The Washington Post’s Johnathan Capehart explores “The Real Reason Working-class Whites Continue to Support Trump.” To his credit, he manages to find one of the main underlying causes:
Working-class whites feel not only voiceless, but also silenced, especially in matters involving race. “The way they understood racism is different from the way we understand racism,” said Gest. “For them, racism has become an instrument of silence. It is a way of invalidating people. By saying someone is a racist, it means they cease to matter. Don’t listen to them.” ((emphasis added)) Gest spent three months in Youngstown, Ohio, and three months in East London, England, conducting interviews and researching his book. “So, when people said to me, ‘Now, I’m not a racist but …,’ what they were actually saying to me was, ‘Listen to what I’m about to tell you, and don’t dismiss me.’ ”
Indeed, for too long, traditional Americans have been shunted aside politically by the label ‘racist.’ It’s a far easier process than actually having an honest discussion of the issues. The dangerous thing about this long-standing trend is that many average Americans have reached the point “if you’re going to call me racist no matter what I say or do, then what do I have to lose?” This is one of several reasons race relations have deteriorated since the Civil Rights Era.
Another is the contempt shown by various colors of our social rainbow to the plight of working-class whites in an era of globalism, open borders, free trade agreements, loss of purchasing power (and jobs to foreigners) and reverse discrimination. But the Post reports on how to deal with these:
“The only way of addressing their plight is a form of political hospice care,” he said. “These are communities that are on the paths to death. And the question is: How can we make that as comfortable as possible?”
It’s no secret the Left has been giddy about the approaching demographic shift in America to a nation made up of competing minority groups, with no one group making up a majority. The Huffington Post even looked at “Ten Reasons You’ll Love Living in a Minority-Majority America.” After discussing such insignificant ‘advantages’ as “culinary diversity,” it goes on to say:
Without a numerically dominant race, people of every group could be more inspired to drop discriminatory biases and challenge the racial injustices that continue to define the American experience for many.
It’s cute that they expect such a utopia, but visible trends today seem to indicate it’s not going to happen. Our political class has stoked social divisions for so long that a minority-majority nation will end up being even more a collection of squabbling interest groups, determined to ensure their demographic gets a “fair share” (as they define it, of course). That such an outcome results in more government power as a referee is not coincidental. At least one public college has attempted a “day of absence” for white teachers and students, and when a white (and by all accounts, liberal) professor protested, the campus erupted.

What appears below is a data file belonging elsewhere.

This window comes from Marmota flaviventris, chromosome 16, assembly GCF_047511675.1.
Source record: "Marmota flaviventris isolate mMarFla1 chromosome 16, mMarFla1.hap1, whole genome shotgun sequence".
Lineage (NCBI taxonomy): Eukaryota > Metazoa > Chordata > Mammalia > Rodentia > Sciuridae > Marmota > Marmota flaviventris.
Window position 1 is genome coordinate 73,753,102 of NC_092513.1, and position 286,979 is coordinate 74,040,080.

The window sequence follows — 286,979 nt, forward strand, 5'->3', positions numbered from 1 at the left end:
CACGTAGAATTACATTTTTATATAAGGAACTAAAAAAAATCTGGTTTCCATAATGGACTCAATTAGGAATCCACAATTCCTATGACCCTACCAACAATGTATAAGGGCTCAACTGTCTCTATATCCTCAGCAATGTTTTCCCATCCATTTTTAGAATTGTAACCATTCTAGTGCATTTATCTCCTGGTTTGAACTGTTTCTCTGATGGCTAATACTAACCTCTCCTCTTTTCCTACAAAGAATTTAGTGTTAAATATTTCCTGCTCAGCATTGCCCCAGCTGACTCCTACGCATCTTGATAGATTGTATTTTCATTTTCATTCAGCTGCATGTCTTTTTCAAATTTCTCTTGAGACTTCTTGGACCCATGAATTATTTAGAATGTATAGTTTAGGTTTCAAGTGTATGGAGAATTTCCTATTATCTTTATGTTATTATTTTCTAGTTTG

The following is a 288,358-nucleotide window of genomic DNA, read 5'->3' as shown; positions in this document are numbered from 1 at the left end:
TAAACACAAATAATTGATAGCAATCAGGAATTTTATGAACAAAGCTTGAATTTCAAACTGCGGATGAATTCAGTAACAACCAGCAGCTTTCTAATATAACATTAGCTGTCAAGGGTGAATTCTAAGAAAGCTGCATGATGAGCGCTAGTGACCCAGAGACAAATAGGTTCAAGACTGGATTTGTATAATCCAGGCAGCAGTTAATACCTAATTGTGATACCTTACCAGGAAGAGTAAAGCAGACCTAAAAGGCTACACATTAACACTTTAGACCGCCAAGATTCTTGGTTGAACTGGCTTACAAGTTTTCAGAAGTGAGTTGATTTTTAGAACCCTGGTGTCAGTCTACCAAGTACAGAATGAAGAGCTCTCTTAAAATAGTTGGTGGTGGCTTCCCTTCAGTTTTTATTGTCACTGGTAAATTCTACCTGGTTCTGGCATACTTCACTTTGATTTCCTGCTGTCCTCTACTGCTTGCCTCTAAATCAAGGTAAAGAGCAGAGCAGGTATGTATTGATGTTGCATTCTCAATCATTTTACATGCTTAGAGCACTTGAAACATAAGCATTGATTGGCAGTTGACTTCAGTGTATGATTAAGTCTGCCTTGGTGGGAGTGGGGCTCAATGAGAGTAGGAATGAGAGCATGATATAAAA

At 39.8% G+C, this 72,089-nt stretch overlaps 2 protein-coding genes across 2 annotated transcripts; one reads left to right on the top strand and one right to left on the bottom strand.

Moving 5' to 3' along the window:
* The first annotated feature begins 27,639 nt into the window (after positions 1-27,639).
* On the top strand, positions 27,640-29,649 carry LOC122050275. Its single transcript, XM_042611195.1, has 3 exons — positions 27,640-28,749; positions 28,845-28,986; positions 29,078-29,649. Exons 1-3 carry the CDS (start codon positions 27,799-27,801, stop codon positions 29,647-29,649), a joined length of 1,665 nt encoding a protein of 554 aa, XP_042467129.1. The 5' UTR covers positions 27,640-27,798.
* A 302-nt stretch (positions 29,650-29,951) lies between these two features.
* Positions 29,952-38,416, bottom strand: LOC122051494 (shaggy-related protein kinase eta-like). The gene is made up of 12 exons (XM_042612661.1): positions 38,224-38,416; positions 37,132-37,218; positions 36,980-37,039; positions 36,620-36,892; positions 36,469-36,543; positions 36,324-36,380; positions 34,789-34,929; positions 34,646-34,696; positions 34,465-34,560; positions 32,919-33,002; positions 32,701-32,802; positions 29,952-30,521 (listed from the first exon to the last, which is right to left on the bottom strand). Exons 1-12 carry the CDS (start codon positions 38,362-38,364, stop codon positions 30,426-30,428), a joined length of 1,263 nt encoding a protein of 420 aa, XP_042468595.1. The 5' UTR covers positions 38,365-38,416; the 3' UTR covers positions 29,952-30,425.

Since 1965 and its notorious Immigration Act, the percentage of whites in the population has fallen from 85% to just over half. In those same 52 years, the dwindling white population has been increasingly vilified as personally culpable descendants of previous generations of slaveowners and bigots. (Hint: this is not a good way to win friends and influence people.) As the Evergreen State College professor found out, even if you go along with most of The Narrative, any deviation will be dealt with harshly. Devastated by the loss of good-paying blue-collar jobs, often to immigrants, many whites have fallen into despair and substance abuse.
Is it any wonder this demographic overwhelmingly went for Trump? His election represents one big raspberry (and a couple extended middle fingers) to the system that has pulled the country out from underneath them. Many see Trump as the last chance to have a voice in the largely faceless U.S. bureaucracy that for so long has been stacked against them. So I believe the Instapundit is right when he shows the latest outrage from the Left and asks “do you want more Trump? Because this is how you get more Trump.”
No matter how “comfortable” the Washington Post may want to make the allegedly dying white community, it’s not likely that community is going to softly and suddenly fade away. Perhaps the Washington Post should do an article on why middle-class Americans no longer put much stock into anything they (or any other traditional media outlet) have to say. They might find out that calling certain groups ‘racist’ at the drop of a hat, while musing that such groups need to be put in ‘hospice care’ might not draw many subscriptions.